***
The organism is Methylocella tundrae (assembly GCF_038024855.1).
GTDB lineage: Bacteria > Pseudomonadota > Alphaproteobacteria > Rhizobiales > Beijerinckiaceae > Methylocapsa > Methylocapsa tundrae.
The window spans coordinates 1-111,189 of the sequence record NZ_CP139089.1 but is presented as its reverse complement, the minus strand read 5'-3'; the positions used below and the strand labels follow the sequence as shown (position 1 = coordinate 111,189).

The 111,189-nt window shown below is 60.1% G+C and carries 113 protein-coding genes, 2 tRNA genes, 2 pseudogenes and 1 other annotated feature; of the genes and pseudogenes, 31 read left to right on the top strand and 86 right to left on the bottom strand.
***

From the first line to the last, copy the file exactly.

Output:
The organism is Methylocella tundrae (assembly GCF_038024855.1).
GTDB lineage: Bacteria > Pseudomonadota > Alphaproteobacteria > Rhizobiales > Beijerinckiaceae > Methylocapsa > Methylocapsa tundrae.
The window spans coordinates 1-111,189 of the sequence record NZ_CP139089.1 but is presented as its reverse complement, the minus strand read 5'-3'; the positions used below and the strand labels follow the sequence as shown (position 1 = coordinate 111,189).

The 111,189-nt window shown below is 60.1% G+C and carries 113 protein-coding genes, 2 tRNA genes, 2 pseudogenes and 1 other annotated feature; of the genes and pseudogenes, 31 read left to right on the top strand and 86 right to left on the bottom strand.